“There is only one namazi in this whole village,” our friend pointed out when we reached a village of over 2,500 people near Awaran town.
One can see madrassas next to mosques in every village but it seems like people are less inclined towards religion.
Apart from the conflict between Baloch separatists and the government, there is also a cold war between the religious and liberal mindset – Ma Chuke Balochani versus Ma Chuke Musalmani (I am the descendant of a Baloch/Muslim).
Religious teachers are called ‘Pakistani mullahs’ by many, therefore, their teachings resonate little among Awaran’s people.
“People want to keep a distance from these mullahs,” a local, Abdul Wahid, commented. He did, however, acknowledge that the influence of the religious community in the district is increasing gradually.
According to locals, religious leaders of other areas tried to establish a bigger seminary in Awaran town in the 1990s, but as many people did not turn up and enrolment was low, the madrassa shut down. The reason people are not ardent madrassa-goers is because there is a big population of Zikris, they said.
There is only one big seminary across the district – Anwar-ul-Uloom – in Mashkey. About 50 per cent of Mashkey’s populace is Zikri. On a district level, they make up a quarter of the entire population.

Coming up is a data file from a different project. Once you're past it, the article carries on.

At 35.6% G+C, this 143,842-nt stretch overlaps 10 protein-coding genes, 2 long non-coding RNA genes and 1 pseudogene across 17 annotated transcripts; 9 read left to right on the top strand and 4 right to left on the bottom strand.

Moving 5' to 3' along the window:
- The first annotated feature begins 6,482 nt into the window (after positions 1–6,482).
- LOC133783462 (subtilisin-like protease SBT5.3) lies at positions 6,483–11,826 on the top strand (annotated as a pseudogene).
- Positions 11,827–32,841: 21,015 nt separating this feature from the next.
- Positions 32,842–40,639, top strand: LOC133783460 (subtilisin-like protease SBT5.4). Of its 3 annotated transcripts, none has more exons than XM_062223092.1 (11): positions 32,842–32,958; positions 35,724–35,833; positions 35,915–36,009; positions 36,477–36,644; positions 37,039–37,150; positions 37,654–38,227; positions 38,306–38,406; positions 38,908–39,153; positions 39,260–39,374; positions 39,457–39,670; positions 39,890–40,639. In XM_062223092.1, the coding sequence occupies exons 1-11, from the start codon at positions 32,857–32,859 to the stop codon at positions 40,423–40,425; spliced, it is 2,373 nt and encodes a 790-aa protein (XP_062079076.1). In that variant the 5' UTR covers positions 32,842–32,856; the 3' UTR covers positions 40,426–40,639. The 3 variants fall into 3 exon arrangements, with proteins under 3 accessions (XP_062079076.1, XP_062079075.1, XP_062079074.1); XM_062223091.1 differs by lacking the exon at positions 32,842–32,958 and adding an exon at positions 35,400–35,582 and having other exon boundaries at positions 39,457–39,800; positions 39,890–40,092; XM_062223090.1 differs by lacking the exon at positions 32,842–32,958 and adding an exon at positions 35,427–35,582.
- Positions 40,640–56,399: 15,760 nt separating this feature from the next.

Many in Awaran fear that religion might supersede their Baloch heritage in priority. Due to Awaran’s recent history of being the centre of separatist militants, a few also feel that too much focus on religion might come in the way of keeping the Baloch identity supreme, and keeping their grievances alive.
“Balochistan comes first. Everything else comes next,” Muhammad Aslam said. “We Baloch are liberal and secular. We prioritise our culture and heritage rather than other things,” he added.
It was also observed that locals, especially youngsters, were not happy when they were asked for prayer. “Won’t you go for Jummah prayer?” “No,” a Baloch boy replied when an FC man inquired of him near a check post.
But being secular does not mean that they are westernised. No one in Awaran town wears jeans or pants. One only sees shalwar kameez. “We are happy with our local attire,” Abdul Karim chuckled as he saw most of the journalists visiting Awaran were wearing jeans and T-shirts.
But there are dissenting voices. Seminary teacher Hafiz Sher Muhammad said that the people of his district are not actually liberal or secular, but rather ignorant. “We are living in our own world. We need to interact with the world and that change will come with education, even if it’s religious education.”
“This is the main reason we are trying to educate them,” he said. “Our people are not on the right path and we need to change that.”
He was of the view that Awaran was under the influence of Sardars, which resulted in this ‘quest for secularism’ and maintaining a distance from religion. “Sardars rule here and they impose their will over the masses,” he added.
“We are trying to save something of our Islamic heritage – whatever we can.” Muhammad said they were trying to change the local folk, ma chuke Balochani to ma chuke Musalmani.
The locals are at a fork in the road – not only in terms of choosing between the government and the separatists, but also between religion and secularism.
Amid the earthquake, zero development and negligible infrastructure, the people of Awaran still stand divided. The earthquake seems to be one of the many battles the people are fighting.
Published in The Express Tribune, October 8th, 2013.
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